Consumers set to receive compensation after investigation

Three men involved in a second hand car scam have been ordered to pay back almost £500,000 in a Proceeds of Crime hearing at Stoke-on-Trent Crown Court.

The City Council's Trading Standards launched an investigation after receiving a large number of customer complaints about Tunstall Trade Car Sales, which had sites in Burslem and Tunstall.

It emerged that vehicles were being advertised for sale from the sites with full service histories – despite the services not actually being carried out.

Guiseppe Oliverio and his sons Giovanni Oliverio and Savatori Oliverio were convicted at Stoke-on-Trent Crown Court in October 2017 for their conduct in connection with the business. Guiseppe, of Pinnox Street, Tunstall, who owned the business, was jailed for two years and eight months after admitting fraudulent trading, conspiracy to defraud, conspiracy to apply false trademarks and perverting the course of justice.

Giovanni, aged 29, of Latebrook Close, Goldenhill, and Savatori, aged 22, of Pinnox Street, Tunstall, were handed suspended prison sentences after both admitting conspiracy to defraud and conspiracy to apply false trademarks.

Following the lengthy investigation by trading standards officers, they then worked with colleagues at Staffordshire Police’s financial investigation unit, who began to look into how much money had been raised through the criminal activity.

Judge David Fletcher ruled the men had benefited to the tune of £1.076 million from their criminal conduct, and had combined available assets of £488,370. He ordered Guiseppe Oliverio to pay back £339,107, with £51,000 set aside to compensate the victims. Giovanni Oliverio was ordered to pay back £69,780 and Savatori Oliverio ordered to pay back £79,488. All three men were given 16 weeks to make the payments or face prison sentences.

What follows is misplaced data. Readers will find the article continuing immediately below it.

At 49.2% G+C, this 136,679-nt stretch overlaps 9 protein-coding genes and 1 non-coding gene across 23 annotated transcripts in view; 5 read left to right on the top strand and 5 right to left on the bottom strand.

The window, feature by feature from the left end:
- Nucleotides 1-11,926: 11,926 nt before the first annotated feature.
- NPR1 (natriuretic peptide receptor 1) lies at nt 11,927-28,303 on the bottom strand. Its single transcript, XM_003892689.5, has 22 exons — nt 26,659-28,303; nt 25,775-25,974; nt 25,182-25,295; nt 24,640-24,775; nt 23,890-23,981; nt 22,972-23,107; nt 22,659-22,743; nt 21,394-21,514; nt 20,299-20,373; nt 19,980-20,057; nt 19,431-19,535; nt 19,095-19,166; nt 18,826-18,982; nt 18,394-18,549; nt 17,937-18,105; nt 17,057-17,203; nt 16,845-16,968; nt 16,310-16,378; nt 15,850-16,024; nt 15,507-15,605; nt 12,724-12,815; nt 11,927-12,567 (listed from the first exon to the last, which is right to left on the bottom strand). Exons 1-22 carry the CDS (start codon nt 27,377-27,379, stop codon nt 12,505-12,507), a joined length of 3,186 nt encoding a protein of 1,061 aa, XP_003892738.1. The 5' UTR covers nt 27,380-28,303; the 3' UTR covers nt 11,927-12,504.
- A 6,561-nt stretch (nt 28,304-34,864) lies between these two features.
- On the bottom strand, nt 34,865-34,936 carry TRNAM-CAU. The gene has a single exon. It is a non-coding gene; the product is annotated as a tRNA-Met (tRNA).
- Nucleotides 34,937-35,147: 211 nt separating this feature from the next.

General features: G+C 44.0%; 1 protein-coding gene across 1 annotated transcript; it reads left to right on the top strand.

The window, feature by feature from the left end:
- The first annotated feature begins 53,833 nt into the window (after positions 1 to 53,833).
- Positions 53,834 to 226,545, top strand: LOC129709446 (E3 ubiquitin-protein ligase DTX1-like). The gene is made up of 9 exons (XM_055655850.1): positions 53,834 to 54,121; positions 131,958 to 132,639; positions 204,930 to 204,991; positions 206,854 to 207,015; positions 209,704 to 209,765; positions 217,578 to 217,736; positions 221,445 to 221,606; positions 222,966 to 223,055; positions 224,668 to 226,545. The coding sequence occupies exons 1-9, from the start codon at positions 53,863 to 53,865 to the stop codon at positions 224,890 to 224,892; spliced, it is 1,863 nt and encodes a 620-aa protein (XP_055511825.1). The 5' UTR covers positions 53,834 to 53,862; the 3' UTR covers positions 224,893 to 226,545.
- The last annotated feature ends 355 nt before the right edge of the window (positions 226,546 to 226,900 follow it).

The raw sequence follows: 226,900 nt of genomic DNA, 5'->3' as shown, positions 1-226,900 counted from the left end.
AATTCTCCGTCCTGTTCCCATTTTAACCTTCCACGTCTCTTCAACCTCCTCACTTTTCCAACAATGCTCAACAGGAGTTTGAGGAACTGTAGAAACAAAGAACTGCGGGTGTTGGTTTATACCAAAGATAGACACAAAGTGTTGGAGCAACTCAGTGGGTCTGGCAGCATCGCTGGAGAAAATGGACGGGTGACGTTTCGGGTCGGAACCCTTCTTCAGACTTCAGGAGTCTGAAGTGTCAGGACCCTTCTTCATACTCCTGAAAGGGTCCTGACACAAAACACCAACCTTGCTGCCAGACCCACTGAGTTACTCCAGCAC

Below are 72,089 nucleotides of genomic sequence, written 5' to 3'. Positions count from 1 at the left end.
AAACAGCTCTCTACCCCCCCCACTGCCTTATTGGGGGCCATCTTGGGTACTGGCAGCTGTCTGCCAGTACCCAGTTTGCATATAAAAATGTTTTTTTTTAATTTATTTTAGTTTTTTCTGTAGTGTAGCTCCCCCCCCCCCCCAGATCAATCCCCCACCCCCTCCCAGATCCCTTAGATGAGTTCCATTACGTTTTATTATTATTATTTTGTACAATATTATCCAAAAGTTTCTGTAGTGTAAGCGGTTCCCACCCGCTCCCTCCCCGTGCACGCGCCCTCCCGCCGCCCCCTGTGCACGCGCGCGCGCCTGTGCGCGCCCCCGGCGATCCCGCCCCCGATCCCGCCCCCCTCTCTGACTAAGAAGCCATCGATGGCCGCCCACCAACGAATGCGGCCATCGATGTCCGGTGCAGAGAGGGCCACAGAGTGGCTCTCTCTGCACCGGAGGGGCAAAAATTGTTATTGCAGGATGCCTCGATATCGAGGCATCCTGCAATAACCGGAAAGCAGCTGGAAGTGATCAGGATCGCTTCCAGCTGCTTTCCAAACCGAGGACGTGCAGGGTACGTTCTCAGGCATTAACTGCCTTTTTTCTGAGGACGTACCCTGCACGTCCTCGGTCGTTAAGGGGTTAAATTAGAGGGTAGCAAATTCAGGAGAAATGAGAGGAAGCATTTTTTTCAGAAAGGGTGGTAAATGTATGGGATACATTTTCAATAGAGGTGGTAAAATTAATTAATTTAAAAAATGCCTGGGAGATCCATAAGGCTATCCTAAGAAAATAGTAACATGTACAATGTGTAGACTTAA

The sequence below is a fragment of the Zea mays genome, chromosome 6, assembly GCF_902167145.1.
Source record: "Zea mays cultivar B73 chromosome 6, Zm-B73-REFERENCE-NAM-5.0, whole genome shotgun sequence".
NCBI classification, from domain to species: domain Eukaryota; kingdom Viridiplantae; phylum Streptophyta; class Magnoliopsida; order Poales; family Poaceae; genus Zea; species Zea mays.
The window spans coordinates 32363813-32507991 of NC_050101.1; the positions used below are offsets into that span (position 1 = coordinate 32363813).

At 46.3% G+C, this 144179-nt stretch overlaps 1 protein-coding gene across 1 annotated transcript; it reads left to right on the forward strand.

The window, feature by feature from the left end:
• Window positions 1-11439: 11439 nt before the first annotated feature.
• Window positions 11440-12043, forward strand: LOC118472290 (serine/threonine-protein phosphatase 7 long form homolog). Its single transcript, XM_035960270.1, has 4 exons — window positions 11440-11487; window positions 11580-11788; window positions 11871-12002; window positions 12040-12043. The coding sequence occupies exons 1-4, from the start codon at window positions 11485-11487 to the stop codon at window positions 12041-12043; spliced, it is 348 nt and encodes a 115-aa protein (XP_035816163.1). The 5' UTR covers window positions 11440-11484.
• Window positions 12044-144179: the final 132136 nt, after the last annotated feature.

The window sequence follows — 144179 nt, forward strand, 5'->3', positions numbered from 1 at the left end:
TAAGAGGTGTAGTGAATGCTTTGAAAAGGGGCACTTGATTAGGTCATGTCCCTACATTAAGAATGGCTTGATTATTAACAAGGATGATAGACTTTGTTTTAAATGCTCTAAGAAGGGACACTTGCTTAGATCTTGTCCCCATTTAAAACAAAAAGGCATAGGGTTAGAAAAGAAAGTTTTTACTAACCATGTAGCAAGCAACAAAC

A spokesman for Stoke-on-Trent City Council said: “The original investigation was a very important, lengthy and complex case. We’re very pleased with the confiscation order handed out by the court, which was one of – if not the biggest – Proceeds of Crime hearing our trading standards team have been involved with. It sends a clear message out to others who break the law that crime does not pay, and legislation is there to ensure that criminals are deprived of the benefits of their illegal activity.

“The result is a really good example of the collaborative working between the council’s trading standards and legal team, and colleagues at Staffordshire Police who carried out the necessary financial investigations to make the applications for the confiscation orders.”

Detective Constable Mark Kelsall from Staffordshire Police’s financial investigation team, said: “This was a complex investigation that would not have been possible without working with our partners in trading standards. We’re pleased with the confiscation order and hope this sends a message to others involved in criminal enterprise that your liberty and any financial gains could be taken away from you if you are caught.”


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